Moreover there is no evidence whatsoever that Debs shook hands with Wayland and Warren in Girard before racing off on a snap tour of the West. He was in Cincinnati at the throat specialist in the second half of January, we know that. The “Kidnapping Day” speaking event he ditched in Pittsburg, KS by suddenly running home to Terre Haute to ostensibly take care of his sick wife was slated for February 17, we know that, too.

Then we know he was in Washington, DC around the first of March — where he received immediate support from Sen. Carmack, melodramatic prose of Mr. Ginger aside.

There are a couple open weeks in the first half of February, but there is not a molecule of printed newsprint which has surfaced to date to indicate that he signed on with the Appeal as a writer and then rushed off — fresh off painful throat surgery — as a speaker. Did he touch base in Terre Haute and then scurry off across country on a tour of the Mountain West with no advance planning, one which left nary a trace of evidence in the (available currently digitized) contemporary press?

Probably not. The scenario makes no sense.

Let me say it again: this is a phantom “tour” — it probably never took place. Ray Ginger is probably wrong.

•          •          •          •          •

brommel-cover• Indiana State University speech professor Bernard J. Brommel published a book in 1978 that I include in the small set of serious historical biographies of Gene Debs. His Eugene V. Debs: Spokesman for Labor and Socialism, quaintly, was published in Chicago by the Charles H. Kerr Publishing Co., a 90-year old imprint coming out of a deep sleep under new ownership after nearly fading into oblivion as the publishing arm of the tiny Proletarian Party of America.

Characteristically frustrating, Brommel puts some really interesting facts into play while at the same time butchering some extremely basic details:

With the editor [of the Appeal], J.A. Wayland (sic.), [Debs] wrote a special edition at each crucial time during the trial in 1907….

With this new writing assignment, Debs left the IWW speaking platform in 1907 (sic.) and moved to Girard, Kansas, where Mr. Wayland privately published his paper. Katherine Debs decided to remain in Terre Haute, for she knew Eugene would continue to travel, and she had no intention of being left alone among strangers in a small Kansas town…. Since Katherine took pride in the big house and constantly cleaned and improved it, she preferred to remain in it and not close the house for an indefinite stay in Kansas. At this time she did help Theodore in the office and answered some correspondence. {highly dubious.} Debs hoped to be able to come home every month. Before leaving he canceled his engagements for the next year with Central Lyceum Bureau in Chicago, the Midland Lyceum Bureau in Des Moines, and the Columbian Lyceum Bureau in St. Paul. These engagements would have been most profitable and would have enabled Debs to accumulate some savings, but he chose otherwise. *  *  *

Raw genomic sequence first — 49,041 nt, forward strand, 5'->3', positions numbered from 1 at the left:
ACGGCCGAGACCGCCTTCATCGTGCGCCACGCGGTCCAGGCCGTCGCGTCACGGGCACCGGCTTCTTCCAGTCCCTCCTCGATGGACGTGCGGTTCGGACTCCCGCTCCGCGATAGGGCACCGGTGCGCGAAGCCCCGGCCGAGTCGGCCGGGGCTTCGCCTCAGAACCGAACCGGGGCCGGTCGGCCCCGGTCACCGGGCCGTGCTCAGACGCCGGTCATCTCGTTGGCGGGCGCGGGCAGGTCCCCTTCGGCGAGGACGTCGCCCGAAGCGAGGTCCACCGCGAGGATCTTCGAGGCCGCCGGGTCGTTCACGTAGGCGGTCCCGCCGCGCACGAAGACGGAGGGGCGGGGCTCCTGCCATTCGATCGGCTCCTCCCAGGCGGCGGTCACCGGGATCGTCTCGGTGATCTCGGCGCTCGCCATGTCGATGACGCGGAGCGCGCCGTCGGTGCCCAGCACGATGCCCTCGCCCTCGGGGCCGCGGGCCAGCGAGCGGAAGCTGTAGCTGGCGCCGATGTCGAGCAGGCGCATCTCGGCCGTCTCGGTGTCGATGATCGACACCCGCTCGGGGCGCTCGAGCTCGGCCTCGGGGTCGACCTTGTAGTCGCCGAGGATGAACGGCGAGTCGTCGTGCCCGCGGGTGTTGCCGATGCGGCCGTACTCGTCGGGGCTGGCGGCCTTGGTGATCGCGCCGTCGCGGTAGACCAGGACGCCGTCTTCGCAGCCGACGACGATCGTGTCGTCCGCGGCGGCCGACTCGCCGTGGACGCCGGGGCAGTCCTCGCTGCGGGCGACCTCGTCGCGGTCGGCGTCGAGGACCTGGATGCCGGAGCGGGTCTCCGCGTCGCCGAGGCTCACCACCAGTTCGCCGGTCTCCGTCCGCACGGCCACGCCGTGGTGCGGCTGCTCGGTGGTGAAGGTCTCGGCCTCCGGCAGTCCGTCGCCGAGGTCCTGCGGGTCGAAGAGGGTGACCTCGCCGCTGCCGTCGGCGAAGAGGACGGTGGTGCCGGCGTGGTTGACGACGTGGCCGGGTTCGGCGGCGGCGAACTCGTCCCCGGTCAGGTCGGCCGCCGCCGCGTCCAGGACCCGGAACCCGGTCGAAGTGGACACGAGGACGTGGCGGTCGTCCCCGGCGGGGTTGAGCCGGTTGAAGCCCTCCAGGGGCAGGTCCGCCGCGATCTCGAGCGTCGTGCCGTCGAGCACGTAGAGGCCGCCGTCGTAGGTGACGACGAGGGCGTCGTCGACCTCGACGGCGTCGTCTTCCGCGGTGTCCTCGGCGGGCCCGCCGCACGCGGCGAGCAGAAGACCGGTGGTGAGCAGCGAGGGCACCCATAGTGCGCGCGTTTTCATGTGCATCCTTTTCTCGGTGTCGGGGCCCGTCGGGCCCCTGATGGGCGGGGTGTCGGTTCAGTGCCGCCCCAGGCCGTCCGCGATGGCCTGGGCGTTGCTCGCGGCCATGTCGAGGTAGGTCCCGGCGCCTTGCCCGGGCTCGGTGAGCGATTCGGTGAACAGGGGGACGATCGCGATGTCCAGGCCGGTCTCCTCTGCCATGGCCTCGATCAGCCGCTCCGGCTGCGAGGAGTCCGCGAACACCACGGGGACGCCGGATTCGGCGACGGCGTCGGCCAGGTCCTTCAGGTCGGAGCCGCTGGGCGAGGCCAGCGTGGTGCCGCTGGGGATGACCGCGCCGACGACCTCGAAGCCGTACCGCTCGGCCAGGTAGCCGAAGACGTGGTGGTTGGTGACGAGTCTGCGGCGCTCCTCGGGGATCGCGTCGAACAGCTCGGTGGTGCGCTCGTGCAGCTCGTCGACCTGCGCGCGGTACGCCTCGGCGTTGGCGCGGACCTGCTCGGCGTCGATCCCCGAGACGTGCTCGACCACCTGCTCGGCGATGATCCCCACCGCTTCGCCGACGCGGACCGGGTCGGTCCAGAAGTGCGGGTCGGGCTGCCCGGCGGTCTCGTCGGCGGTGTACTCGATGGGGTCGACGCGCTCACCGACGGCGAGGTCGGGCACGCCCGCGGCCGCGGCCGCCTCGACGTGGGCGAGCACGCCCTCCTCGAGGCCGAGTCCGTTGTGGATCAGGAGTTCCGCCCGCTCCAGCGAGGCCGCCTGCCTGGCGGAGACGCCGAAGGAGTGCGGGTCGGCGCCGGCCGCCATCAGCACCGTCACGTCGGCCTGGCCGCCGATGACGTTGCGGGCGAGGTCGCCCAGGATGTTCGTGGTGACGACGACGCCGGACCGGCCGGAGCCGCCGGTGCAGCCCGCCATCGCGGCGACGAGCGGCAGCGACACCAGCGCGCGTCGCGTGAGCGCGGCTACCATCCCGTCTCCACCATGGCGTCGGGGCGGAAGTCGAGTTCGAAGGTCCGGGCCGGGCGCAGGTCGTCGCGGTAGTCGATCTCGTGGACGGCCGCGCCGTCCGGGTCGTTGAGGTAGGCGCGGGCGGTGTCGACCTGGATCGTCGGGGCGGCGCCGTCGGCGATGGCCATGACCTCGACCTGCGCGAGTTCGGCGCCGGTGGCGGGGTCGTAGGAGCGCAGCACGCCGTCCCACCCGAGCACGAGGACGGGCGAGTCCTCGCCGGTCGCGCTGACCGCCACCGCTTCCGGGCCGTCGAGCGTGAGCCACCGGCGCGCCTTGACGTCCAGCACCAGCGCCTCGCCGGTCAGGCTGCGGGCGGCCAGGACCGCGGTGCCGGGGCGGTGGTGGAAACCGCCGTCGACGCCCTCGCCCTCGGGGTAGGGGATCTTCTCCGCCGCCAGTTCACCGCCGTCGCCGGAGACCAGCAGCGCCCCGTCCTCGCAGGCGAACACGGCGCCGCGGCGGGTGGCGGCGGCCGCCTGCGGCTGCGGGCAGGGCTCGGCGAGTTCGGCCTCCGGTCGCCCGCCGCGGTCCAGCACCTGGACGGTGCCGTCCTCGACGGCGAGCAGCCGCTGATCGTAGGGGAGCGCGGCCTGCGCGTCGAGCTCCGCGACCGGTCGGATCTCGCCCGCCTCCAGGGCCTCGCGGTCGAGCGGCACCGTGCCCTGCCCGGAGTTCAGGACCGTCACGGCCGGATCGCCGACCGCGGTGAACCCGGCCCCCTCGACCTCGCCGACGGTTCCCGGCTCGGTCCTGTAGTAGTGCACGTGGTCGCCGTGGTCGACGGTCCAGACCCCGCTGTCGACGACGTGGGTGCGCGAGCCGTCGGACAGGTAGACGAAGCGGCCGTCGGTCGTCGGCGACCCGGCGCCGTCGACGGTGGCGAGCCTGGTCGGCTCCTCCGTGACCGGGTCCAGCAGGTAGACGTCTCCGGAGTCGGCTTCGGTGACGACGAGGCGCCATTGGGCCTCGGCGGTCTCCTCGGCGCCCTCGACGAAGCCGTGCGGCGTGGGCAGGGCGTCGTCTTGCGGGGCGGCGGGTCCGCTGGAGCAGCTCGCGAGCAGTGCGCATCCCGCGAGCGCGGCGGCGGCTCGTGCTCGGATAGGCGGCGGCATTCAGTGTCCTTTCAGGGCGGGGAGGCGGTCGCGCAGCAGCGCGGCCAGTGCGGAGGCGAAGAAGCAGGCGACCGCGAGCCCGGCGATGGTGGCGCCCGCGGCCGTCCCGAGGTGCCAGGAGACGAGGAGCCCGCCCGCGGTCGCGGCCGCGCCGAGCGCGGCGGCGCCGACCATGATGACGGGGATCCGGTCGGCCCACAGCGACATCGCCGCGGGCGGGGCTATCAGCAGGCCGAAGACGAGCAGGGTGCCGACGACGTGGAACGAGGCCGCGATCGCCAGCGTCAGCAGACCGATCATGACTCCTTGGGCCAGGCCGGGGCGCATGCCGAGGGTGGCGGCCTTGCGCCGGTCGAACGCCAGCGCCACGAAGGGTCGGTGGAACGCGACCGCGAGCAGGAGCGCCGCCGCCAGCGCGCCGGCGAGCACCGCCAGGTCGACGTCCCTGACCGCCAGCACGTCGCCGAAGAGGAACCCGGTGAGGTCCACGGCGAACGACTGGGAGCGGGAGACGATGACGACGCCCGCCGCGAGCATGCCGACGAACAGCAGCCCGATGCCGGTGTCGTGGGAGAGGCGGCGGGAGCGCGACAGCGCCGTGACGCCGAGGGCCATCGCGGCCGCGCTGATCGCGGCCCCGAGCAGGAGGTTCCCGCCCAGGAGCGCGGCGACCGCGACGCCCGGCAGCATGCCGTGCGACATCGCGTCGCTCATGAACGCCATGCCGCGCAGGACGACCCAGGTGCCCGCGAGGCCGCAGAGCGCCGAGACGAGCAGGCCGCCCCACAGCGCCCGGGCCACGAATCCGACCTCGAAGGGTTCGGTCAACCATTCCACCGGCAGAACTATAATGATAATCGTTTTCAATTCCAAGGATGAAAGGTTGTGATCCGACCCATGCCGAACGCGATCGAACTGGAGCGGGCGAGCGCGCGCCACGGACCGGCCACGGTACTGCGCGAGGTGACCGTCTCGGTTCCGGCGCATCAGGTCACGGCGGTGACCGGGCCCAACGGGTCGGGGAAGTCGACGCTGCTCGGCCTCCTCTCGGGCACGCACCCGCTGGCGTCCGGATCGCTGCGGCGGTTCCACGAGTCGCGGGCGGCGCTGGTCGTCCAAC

After Debs joined the Appeal staff, he continued to publish articles supporting the IWW in other journals. (sic!) Between newspaper assignments he went on long speaking tours for the organization. Katherine seldom saw Eugene during these years, for he had to spend his time between tours at his desk in Girard. Once a week Debs sent a note to his druggist brother-in-law asking him to send Katherine a box of chocolates…. Although separated, Debs remained devoted. Katherine preferred a quiet life and so he never insisted she join him. (pp. 86-87)

Really good stuff and really sloppy fact-checking at one time. Brommel’s book is sort of like a season of plate appearances by a big home run hitter who either launches the ball 450 feet over the fence or who strikes out. And there were a lot of strikeouts…

Naming the lyceum bureaus that were managing Debs’s (public, semi-generic) speaking tours? That’s good stuff. But he spoke for the last time under IWW auspices in September 1906, and his telling of the Gene-Kate relationship is wholly uncompelling.

Frustrating.

At least he used footnotes.

•          •          •          •          •

salvatore• For my money the best biography of EVD is that by Cornell professor Nick Salvatore, Eugene V. Debs: Citizen and Socialist, published by the University of Illinois Press in 1982. I don’t usually write in books, but I’ve marked up my first copy so severely with agreements and disagreements and asterisks to mark content that I had to buy another for my shelf. If my introductions are a dialog with any other historian, they are with Salvatore.

Salvatore provides a long commentary on the relationship between Mr. and Mrs. Debs dropped into the narrative right around the 1907 mark, which I consider a direct hit on the battleship. A small snippet here:

Debs’s activities during 1907 suggest the nature of the relationship between him and Kate as each approached full middle age. A year not marked by a presidential campaign, the pattern is also typical of these years. Debs began 1907 recuperating from a severe “rheumatic attack,” which had prevented him from leaving immediately for Girard, Kansas, and the offices of the Appeal to Reason. After consulting a specialist in Cincinnati, however, Debs went to Girard without Kate and lived there through the spring, using that community as a home base for his travels. Sick and exhausted by early summer, he returned to Terre Haute and to his bed, where he stayed confined for more than six weeks…. *  *  *